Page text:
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Cultural Competence

Cultural Competence. Essentials of Cultural Competence in Pharmacy Practice: Chapter 1 Notes Chapter Author: Dr. Kimberly Vess Halbur. Definitions of Culture.

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Cultural Competence

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  1. Cultural Competence Essentials of Cultural Competence in Pharmacy Practice: Chapter 1 Notes Chapter Author: Dr. Kimberly Vess Halbur

  2. Definitions of Culture • “The accumulated store of shared values, ideas (attitudes, beliefs, values, and norms), understandings, symbols, material products, and practices of a group of people” (Institute of Medicine, 2003) • “The integrated patterns of human behavior that include the language, thoughts, communications, actions, customs, beliefs, values and institutions of race, religious, or social groups” (Office of Minority Health, 2000)

  3. More Definitions of Culture • “An integrated pattern of human behavior that includes thoughts, communications, actions, customs, beliefs, values and institutions of a racial, ethnic, religious or social group” (Cross, Bazron, Dennis and Isaacs, 1989) • “Totality of socially transmitted behavioral patterns, arts, beliefs, values, customs, life ways, and all other products of human work and thought characteristics of a population of people that guide their worldview and decision making” (Purnell and Paulanka, 2003)

  4. Why does cultural competence matter in pharmacy practice? • One of goals of drug therapy is improved quality of life (Hepler & Strand, 1990). • Why pharmacists must understand their own cultural background (Zweber, 2002). • This course will enable pharmacy students to use cultural competence to improve health outcomes for diverse populations.

  5. Changing Demographics • U.S. census projections for Caucasians and people from African American, Latino, Native American/Alaskan and Asian backgrounds. • Projections for people of European American descent by the year 2040 (http://www.census.gov/ipc/www/usinterimproj/natprojtab01a.pdf ).

  6. Rationale for Cultural Competence • Oath of a Pharmacist • Ethical Codes • Law • Professional Standards

  7. Oath of a Pharmacist Devote professional life to the service of all humankind through the profession of pharmacy. Consider the welfare of humanity and relief of human suffering primary concerns. Maintain the highest principles of moral, ethical, and legal conduct. Developed by the American Pharmaceutical Association Academy of Students of Pharmacy/American Association of Colleges of Pharmacy Council of Deans (APhA-ASP/AACP-COD) Task Force on Professionalism; June 26, 1994

  8. APhA Code of Ethics Principle III requirements: pharmacist “communicates with patients in terms that are understandable” and “respects personal and cultural differences among patients.” Pharmacists are expected to maintain knowledge and abilities as “health information advances” (Principle IV).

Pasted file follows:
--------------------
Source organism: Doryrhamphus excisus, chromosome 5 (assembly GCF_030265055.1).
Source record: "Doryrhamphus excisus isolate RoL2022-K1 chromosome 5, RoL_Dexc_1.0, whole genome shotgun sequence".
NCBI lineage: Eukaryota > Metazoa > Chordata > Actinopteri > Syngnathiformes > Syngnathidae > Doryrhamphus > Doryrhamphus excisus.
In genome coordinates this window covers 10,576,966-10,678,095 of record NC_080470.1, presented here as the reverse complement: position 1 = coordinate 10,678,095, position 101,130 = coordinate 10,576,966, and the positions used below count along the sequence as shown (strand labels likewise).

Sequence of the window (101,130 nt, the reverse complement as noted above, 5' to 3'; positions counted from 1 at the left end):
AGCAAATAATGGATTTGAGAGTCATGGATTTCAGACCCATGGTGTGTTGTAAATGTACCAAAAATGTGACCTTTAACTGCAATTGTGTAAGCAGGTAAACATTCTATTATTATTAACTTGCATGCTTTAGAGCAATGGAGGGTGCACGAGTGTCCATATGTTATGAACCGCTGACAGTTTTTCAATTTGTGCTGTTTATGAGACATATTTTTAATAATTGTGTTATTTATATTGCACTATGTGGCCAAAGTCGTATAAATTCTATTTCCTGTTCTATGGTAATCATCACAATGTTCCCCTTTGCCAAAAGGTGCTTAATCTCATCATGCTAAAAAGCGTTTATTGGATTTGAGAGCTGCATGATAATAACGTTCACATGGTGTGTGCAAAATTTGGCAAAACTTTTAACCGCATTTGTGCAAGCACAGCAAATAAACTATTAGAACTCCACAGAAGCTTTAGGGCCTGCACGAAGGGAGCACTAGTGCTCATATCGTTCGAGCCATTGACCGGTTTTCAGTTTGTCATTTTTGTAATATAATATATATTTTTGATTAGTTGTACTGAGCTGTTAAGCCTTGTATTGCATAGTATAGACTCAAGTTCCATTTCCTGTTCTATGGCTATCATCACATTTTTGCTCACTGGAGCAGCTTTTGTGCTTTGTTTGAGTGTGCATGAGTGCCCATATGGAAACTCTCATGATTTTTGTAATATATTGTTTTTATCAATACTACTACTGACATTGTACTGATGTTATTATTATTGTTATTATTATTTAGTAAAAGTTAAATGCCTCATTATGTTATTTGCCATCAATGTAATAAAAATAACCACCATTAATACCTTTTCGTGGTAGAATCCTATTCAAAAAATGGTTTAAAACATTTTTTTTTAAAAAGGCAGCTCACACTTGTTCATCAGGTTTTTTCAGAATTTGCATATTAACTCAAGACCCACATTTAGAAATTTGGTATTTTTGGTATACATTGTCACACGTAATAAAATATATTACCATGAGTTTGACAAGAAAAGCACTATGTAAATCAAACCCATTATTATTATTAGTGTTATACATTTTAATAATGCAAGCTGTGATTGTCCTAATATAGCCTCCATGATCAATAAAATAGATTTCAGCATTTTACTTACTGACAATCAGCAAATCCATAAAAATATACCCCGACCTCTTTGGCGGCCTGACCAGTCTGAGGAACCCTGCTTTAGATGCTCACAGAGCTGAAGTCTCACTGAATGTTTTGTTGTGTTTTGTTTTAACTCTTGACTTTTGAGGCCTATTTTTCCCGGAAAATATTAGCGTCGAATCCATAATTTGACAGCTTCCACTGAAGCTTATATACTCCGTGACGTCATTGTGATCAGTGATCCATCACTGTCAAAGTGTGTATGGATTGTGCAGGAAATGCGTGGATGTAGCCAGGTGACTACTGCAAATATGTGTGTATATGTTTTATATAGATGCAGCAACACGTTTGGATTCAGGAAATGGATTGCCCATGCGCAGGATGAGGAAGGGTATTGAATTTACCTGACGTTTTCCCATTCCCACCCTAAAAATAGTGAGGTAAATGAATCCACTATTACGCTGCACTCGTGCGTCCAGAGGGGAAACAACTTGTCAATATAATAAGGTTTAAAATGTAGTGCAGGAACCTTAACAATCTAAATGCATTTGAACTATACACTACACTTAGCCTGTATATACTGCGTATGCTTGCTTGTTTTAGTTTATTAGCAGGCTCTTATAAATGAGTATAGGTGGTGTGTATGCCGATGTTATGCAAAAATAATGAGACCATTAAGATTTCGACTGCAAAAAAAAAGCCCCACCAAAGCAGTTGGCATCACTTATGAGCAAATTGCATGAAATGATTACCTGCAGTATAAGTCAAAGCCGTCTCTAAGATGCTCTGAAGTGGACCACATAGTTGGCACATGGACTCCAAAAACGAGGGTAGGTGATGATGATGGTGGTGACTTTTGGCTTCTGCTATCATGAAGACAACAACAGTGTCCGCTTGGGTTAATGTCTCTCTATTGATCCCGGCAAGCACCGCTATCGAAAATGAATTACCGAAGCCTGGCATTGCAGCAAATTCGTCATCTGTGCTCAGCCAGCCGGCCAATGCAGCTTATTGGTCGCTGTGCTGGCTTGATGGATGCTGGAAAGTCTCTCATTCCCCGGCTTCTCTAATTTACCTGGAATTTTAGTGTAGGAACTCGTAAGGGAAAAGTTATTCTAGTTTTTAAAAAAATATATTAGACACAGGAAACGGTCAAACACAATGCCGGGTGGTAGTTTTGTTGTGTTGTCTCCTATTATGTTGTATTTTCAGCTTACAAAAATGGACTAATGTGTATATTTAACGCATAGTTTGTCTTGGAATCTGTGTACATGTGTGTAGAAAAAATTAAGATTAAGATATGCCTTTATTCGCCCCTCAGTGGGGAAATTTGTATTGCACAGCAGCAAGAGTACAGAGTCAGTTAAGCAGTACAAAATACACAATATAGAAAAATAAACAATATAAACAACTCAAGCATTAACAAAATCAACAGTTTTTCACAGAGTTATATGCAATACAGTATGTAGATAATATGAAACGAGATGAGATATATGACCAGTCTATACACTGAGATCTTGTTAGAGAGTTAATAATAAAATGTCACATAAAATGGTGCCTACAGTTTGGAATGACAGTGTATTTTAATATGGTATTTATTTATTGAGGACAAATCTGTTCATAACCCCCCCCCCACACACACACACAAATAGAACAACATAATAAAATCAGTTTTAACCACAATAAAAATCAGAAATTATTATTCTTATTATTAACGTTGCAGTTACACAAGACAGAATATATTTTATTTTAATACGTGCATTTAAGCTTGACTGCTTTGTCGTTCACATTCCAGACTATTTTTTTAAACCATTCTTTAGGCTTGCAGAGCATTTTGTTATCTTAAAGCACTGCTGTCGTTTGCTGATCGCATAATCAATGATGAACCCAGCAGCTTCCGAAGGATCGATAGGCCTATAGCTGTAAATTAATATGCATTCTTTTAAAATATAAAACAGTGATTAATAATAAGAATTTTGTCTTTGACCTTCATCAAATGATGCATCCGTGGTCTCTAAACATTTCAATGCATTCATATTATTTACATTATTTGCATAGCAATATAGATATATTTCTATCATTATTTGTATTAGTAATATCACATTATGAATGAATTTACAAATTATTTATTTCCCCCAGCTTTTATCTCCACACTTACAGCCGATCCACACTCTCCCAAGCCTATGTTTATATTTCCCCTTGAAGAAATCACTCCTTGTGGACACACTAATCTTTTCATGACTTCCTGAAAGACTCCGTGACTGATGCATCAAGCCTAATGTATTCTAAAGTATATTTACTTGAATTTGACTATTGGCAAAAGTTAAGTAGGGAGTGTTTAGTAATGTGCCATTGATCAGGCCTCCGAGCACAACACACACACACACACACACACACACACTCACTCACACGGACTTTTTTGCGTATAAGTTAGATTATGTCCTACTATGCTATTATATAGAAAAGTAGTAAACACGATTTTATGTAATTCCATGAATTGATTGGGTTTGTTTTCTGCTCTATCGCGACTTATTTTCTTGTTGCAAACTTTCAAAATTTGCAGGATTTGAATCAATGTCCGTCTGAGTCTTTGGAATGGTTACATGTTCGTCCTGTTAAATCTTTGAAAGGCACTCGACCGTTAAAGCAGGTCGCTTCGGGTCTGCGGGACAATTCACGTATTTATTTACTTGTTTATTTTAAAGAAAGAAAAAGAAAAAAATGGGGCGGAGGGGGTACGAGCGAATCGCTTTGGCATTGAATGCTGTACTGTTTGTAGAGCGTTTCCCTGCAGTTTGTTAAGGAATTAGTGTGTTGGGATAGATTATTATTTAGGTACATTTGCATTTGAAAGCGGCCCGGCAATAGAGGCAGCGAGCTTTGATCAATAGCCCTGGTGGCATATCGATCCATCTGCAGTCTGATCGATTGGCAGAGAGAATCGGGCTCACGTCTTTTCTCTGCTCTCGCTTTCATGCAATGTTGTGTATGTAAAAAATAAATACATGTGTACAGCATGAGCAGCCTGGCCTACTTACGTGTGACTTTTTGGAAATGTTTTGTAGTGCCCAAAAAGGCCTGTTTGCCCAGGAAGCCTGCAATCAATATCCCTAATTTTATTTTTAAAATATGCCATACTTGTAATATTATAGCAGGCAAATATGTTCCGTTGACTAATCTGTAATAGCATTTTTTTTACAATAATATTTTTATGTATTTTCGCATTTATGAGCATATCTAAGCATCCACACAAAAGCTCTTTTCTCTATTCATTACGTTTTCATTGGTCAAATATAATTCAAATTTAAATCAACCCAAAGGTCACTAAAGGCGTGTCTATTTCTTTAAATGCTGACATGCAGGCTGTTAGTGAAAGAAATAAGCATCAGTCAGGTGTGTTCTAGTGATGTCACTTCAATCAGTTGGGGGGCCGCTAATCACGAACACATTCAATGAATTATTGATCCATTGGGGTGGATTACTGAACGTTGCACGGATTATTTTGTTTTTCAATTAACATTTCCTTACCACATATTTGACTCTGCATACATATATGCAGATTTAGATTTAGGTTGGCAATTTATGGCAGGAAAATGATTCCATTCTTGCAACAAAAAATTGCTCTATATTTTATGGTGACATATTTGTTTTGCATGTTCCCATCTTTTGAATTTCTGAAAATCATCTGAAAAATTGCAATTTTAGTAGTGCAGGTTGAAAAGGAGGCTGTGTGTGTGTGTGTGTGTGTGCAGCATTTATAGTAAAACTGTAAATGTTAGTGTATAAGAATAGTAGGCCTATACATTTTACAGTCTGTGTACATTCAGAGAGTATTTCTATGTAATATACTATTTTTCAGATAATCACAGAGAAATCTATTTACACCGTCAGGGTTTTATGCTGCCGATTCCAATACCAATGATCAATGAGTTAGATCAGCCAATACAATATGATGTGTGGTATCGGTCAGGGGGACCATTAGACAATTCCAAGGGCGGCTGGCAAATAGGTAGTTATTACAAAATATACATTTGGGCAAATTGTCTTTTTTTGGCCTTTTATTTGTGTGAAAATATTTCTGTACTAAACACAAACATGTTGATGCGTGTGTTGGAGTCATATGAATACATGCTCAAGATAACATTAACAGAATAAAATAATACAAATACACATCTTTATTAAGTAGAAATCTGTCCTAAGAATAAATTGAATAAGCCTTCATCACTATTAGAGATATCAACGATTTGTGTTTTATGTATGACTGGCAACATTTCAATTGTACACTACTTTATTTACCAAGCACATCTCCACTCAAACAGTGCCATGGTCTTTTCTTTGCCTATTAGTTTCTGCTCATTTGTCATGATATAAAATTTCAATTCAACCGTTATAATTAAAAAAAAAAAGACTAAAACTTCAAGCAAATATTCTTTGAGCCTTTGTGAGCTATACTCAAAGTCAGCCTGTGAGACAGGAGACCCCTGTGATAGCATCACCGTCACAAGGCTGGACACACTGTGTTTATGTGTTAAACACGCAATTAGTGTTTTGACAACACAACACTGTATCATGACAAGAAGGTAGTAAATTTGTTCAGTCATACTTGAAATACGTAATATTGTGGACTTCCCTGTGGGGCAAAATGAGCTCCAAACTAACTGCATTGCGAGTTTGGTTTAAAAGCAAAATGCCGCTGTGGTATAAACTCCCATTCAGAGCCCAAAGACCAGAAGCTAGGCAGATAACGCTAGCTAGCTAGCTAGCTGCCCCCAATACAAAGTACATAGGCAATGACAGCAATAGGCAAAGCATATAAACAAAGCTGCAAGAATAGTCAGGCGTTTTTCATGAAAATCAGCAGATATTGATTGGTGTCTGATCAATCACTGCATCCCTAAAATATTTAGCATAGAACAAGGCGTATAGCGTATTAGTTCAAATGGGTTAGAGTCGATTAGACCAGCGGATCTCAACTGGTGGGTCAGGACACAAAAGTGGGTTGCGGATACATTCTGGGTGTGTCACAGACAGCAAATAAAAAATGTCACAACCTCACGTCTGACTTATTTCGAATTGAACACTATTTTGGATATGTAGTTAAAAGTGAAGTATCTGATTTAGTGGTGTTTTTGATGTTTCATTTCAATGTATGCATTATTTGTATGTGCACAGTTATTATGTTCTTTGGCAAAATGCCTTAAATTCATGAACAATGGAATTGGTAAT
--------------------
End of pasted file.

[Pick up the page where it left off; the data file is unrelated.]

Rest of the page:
9. Ethical Principles Related to Cultural Competence (con’t) • Principle VII: pharmacists are obligated to patients, the community and society. • Principle VIII requires pharmacists to be fair, equitable and just in the distribution of health resources.

  10. Professional Standards • CLAS—National Standards for Culturally and Linguistically Appropriate Services • JCAHO

  11. What are the CLAS standards? • “A means to correct inequities that currently exist in the provision of health services and to make these services more responsive in the individual needs of all patients/consumers.” • Intended to be inclusive of all cultures . • Intended to help eliminate racial and ethnic health disparities.

  12. What is JCAHO? • Pharmacists and Joint Commission on Accreditation of Healthcare Organizations (JCAHO) standards. • Evaluates and accredits health care organizations and programs in the United States. • Focus: quality and safety improvement.

  13. Legal Rationale • Title VI of the Civil Rights Act of 1964 • Any federally funded program may not discriminate on the basis of race, color or national origin. • “No person in the United States shall, on the ground of race, color, or national origin, be excluded from participation in, be denied the benefits of, or be subjected to discrimination under any program or activity receiving federal financial assistance.” • EQUAL ACCESS and EQUAL HEALTH CARE

  14. Legal Rationale (con’t) • OBRA ’90: Omnibus Budget Reconciliation Act • Mandated that pharmacists provide the option of counseling to all Medicaid patients regarding their prescription medications. • Requires the pharmacist be able to communicate with patients. • Cultural competence is needed to meet this communication requirement!

  15. Case Studies • Your best friend and roommate tells you about buying a new car. He/she says, “I got a great deal. But, geez, did I ever have to Jew them down.” What do you say or do? • You are being interviewed for a position that will require you to work with Native Americans with diabetes. The interviewer says, “We really need someone committed. Those people need all the help they can get.” What do you say?

  16. KWL Chart • What I know about cultural competence • What I want to know about cultural competence • At the end of the semester… • What I’ve learned about cultural competence

  17. Reflection Questions 1. In what ways can pharmacists positively impact health disparities? 2. How are the changing demographics of the U.S. impacting the need for cultural competence in pharmacy practice? 3. List three reasons for pharmacists to work toward cultural competence.

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